12 December 2022, etc.venues Monument, London
Business Travel Show Europe, presented by The BTN
21 November, London Hilton Metropole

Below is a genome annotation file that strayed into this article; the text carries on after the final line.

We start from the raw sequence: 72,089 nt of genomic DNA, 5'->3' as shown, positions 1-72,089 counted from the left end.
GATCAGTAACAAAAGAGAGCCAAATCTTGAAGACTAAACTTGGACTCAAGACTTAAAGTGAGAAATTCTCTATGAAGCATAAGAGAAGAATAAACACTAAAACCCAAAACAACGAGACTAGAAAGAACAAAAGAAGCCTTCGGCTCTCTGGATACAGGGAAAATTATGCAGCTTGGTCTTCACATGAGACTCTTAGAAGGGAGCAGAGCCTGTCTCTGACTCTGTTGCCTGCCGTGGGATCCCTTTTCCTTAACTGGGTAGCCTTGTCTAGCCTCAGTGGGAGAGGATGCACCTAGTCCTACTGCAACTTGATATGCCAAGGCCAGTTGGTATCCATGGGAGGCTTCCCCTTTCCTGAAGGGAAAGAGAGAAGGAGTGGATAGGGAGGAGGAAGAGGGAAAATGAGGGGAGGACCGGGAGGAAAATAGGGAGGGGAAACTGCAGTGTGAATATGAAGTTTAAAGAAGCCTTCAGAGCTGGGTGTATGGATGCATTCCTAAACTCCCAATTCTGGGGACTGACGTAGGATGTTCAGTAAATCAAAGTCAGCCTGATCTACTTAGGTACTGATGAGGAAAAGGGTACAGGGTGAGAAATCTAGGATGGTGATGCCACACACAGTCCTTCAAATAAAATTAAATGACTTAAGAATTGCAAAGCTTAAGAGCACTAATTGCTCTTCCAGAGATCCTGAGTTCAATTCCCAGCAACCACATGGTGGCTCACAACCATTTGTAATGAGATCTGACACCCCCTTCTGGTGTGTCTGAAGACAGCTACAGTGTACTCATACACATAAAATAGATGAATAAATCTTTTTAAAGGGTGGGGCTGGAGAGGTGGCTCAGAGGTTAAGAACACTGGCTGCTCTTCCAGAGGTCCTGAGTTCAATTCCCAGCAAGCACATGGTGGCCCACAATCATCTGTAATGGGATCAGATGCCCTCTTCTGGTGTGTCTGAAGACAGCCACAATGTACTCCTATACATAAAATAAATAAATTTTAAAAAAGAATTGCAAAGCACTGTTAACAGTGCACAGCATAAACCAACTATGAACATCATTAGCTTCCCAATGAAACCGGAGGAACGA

European governments and major utilities may be missing out on travel savings by failing to embrace self-booking technology, according to Carlson Wagonlit Travel's EMEA executive vice-president Len Blackwood.“I don't know of one Government department where staff use a self-booking tool - and government for us in some countries is big business. There was one in Spain which experimented with it. Take the military, for example. I can't think of a branch which is using the technology.“I think they could save a lot of money by doing it, though in many of these departments, while they may have engineers and so on travelling, there isn't necessarily a PC on every desk,” Mr Blackwood said.His remarks come hard on the heels of a claim by GDS Sabre subsidiary GetThere that US companies cut agency fees by an average of 49% and secured 14% lower air fares when their staff used self booking tools during the past year.CWT said this week that 45% of trips booked by staff at its US client companies are now made using self-booking technology.In Europe adoption is increasing rapidly but still lags far behind. It is highest in Germany, said Mr. Blackwood, where it is now around 12-14%.One factor holding back self-booking in Europe is the lack of comprehensive rail booking software, he said.All the providers are working on it but using such tools to make train travel reservations remains impossible in most countries.“Half our transactions in France are rail, for example, but our clients do not have self-booking tools which would enable staff to make their own reservations. The same applies to bookings on Spanish and Italian railways,” he said.GetThere, which has enabled customers to self book UK train travel through an agreement with The Trainline, says it is in the process of negotiating an agreement with SNCF, the French rail operator.